The massive oil spill in the Gulf of Mexico is slowly shaping up to be one of the worst environmental disasters in American history, as well as something of a political disaster for President Obama.
Since April 20, hundreds of thousands of gallons of crude oil have been released into the Gulf, with little response from the federal government until recently. British Petroleum has been leading the cleanup efforts and attempting to halt the seepage of oil from the bottom of the ocean, but recently revealed that they are unable to complete the task themselves.
As calls for the government to respond to the disaster have grown, President Obama announced today that he would be touring the Gulf Coast region within the next two days.
The New York Times today took aim at the administration’s response to the spill:
“The federal government also had opportunities to move more quickly, but did not do so while it waited for a resolution to the spreading spill from BP. The Department of Homeland Security waited until Thursday to declare that the incident was “a spill of national significance,” and then set up a second command center in Mobile, Ala. The actions came only after the estimate of the size of the spill was increased fivefold to 5,000 barrels a day. The delay meant that the Homeland Security Department waited until late this week to formally request a more robust response from the Department of Defense, with Homeland Security Secretary Janet Napolitano acknowledging even as late as Thursday afternoon that she did not know if the Defense Department even had equipment that might be helpful.”
The Washington Times took a more direct shot at President Obama and the peril that he faces:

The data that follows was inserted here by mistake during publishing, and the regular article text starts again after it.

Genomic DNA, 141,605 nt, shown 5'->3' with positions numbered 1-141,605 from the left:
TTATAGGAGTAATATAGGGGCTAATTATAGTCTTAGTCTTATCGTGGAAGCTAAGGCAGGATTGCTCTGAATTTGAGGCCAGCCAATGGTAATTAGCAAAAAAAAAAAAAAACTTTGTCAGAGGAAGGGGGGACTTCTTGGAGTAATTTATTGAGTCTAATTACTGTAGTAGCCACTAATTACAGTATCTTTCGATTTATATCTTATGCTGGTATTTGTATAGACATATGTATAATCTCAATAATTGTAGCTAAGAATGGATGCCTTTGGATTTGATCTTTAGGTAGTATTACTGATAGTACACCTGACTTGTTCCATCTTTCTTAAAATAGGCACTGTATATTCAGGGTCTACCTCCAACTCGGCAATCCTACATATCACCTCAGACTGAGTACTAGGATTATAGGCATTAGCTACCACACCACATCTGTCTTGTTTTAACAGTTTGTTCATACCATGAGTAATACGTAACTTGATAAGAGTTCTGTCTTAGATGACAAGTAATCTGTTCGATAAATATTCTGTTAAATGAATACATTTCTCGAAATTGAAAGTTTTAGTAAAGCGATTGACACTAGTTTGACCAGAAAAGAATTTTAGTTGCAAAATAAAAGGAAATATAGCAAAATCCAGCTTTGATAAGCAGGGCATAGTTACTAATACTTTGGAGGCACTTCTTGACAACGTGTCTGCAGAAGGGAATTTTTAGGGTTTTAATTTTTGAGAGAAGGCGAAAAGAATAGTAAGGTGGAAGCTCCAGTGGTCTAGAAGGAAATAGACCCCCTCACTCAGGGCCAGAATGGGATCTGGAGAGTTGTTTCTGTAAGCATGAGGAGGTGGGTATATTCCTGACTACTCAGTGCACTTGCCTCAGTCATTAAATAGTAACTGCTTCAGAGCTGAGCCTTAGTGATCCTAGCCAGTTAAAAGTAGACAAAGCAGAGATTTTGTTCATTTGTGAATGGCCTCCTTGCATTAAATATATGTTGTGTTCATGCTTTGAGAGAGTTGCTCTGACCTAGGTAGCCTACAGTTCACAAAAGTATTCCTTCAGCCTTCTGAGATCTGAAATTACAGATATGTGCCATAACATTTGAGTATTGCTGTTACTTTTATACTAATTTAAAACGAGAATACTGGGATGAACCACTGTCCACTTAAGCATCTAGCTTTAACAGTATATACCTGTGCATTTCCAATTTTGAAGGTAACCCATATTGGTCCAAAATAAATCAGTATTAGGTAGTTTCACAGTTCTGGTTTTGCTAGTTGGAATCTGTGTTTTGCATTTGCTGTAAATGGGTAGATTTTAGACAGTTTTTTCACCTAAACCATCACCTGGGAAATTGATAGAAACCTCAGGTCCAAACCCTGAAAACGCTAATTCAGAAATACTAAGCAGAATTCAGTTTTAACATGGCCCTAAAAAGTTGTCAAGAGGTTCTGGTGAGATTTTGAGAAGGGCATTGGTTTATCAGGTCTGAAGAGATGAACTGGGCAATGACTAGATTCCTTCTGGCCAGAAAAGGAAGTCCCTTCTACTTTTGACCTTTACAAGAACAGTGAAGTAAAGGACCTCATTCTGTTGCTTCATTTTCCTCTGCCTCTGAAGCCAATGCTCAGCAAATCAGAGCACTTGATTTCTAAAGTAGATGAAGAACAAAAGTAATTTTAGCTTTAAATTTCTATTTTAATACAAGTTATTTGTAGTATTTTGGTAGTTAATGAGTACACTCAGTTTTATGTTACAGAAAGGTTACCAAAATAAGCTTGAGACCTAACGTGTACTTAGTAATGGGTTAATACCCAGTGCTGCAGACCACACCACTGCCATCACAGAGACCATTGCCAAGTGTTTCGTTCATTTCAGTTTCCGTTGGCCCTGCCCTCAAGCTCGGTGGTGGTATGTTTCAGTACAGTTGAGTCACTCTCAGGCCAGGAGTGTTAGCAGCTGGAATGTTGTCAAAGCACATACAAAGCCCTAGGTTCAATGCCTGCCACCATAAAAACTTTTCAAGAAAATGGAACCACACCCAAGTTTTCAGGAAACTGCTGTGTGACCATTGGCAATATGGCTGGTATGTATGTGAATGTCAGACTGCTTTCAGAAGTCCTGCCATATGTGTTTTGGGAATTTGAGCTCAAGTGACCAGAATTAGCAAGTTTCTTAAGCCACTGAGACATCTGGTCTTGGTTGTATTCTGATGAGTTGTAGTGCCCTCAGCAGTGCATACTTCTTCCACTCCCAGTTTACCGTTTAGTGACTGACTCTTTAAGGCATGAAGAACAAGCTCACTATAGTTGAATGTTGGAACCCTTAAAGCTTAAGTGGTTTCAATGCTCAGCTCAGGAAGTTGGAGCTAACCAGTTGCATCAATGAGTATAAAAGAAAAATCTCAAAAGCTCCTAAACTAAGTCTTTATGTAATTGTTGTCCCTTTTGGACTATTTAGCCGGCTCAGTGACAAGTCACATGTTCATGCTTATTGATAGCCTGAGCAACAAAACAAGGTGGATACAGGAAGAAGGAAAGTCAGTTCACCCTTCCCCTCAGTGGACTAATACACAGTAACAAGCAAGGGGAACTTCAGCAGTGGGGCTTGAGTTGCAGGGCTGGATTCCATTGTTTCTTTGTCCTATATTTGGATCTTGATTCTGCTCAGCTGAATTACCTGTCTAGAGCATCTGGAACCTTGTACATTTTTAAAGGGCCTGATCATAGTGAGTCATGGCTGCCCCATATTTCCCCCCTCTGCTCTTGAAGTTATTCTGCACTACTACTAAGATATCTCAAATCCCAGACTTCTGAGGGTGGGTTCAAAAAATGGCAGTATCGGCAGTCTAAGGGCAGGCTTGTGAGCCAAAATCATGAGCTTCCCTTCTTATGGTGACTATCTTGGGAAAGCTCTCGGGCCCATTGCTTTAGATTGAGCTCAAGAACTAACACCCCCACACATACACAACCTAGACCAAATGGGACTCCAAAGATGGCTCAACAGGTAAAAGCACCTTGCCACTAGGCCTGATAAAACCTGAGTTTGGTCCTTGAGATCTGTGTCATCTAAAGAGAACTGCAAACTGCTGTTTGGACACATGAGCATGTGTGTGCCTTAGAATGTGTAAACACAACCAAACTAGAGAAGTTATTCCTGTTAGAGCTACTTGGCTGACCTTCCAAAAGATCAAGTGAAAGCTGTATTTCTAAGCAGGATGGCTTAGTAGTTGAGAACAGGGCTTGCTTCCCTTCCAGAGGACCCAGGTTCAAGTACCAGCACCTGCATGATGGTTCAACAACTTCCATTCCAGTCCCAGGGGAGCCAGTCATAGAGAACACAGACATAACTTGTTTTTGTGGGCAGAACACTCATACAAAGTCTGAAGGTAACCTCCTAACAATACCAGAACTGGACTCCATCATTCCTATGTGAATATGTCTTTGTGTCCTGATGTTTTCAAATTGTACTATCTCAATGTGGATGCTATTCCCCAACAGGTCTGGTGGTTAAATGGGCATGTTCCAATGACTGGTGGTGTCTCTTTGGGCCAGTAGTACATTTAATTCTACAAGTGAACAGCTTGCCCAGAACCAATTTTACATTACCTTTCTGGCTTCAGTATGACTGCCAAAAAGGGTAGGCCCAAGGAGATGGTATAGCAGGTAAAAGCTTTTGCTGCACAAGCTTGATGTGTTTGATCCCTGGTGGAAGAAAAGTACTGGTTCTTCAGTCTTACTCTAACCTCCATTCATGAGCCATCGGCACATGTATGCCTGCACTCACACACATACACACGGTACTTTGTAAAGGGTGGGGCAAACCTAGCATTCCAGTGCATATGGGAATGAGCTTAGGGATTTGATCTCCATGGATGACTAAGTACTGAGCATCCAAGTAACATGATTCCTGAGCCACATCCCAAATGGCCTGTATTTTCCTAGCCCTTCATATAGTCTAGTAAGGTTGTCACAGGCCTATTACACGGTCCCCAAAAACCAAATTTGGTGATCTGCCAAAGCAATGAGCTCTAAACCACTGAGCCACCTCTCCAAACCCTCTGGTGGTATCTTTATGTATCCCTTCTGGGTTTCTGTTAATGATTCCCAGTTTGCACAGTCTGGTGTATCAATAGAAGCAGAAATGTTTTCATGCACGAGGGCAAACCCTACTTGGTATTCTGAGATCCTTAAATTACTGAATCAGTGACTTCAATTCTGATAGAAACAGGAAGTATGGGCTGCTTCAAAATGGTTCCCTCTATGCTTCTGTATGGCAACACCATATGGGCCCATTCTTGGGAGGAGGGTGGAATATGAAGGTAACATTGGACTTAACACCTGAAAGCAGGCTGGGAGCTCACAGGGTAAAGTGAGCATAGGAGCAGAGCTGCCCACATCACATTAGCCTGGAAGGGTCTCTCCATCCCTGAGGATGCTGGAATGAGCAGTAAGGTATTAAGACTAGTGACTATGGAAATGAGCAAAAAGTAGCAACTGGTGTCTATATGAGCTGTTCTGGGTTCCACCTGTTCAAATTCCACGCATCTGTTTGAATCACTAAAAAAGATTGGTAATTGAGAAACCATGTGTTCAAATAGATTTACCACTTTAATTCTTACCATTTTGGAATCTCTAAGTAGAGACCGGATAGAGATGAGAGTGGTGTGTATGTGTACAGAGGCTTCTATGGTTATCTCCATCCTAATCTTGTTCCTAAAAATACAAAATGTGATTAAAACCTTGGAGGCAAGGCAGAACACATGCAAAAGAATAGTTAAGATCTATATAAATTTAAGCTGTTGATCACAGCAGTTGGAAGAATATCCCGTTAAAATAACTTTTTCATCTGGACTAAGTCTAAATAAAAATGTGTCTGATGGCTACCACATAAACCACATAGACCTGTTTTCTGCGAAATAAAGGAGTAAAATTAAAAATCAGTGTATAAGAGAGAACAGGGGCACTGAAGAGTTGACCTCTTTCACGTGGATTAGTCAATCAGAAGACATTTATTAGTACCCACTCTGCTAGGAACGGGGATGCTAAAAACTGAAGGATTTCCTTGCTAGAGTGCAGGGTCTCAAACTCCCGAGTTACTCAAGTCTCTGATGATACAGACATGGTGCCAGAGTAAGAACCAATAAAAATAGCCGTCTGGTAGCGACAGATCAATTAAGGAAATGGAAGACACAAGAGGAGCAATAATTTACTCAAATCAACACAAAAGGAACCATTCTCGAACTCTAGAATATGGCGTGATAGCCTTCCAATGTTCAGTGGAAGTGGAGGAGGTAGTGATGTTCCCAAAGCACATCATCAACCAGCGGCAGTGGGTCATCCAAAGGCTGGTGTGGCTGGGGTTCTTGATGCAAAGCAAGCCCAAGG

“The rapidly expanding environmental catastrophe caused by the oil spill off the coast of Louisiana is presenting a growing political challenge to the Obama White House, with Mr. Obama and his aides at pains to defend the response and forestall comparisons to the Hurricane Katrina crisis.”
“Failure to get control of the relief effort and contain the environmental challenge could pose the same kind of political threat to Mr. Obama’s popular standing that the much-criticized handling of the aftermath of Hurricane Katrina did for former President George W. Bush. And unlike Katrina, it is likely the federal government will be the clear lead authority in dealing with the BP spill.”
Even liberal stalwarts, like Bill Maher, are unhappy with President Obama’s handling of the oil spill:
“Okay, so I mentioned in the monologue I’m a little mad this week,” Maher began after introducing his guests.
“I’m mad at the oil company who didn’t obviously build their rig well enough,” he continued. “I’m mad at America in general because we should have gotten off the oil tit starting in the ’70s.”
Hold on to you seats: “But I’ll tell you who I’m really mad at which is Barack Obama…So, why isn’t Barack Obama getting more s–t for this?”
Remarkably, White House spokesman Robert Gibbs said the situation was nothing out of the ordinary:
“I think that given the serious nature of the problems that we face as a country, you could say that about any event on any day,” Mr. Gibbs said in an interview, responding to suggestions that the president’s attendance at the correspondents dinner might look unseemly while an environmental calamity was under way.
WATCH MAHER TAKE ON OBAMA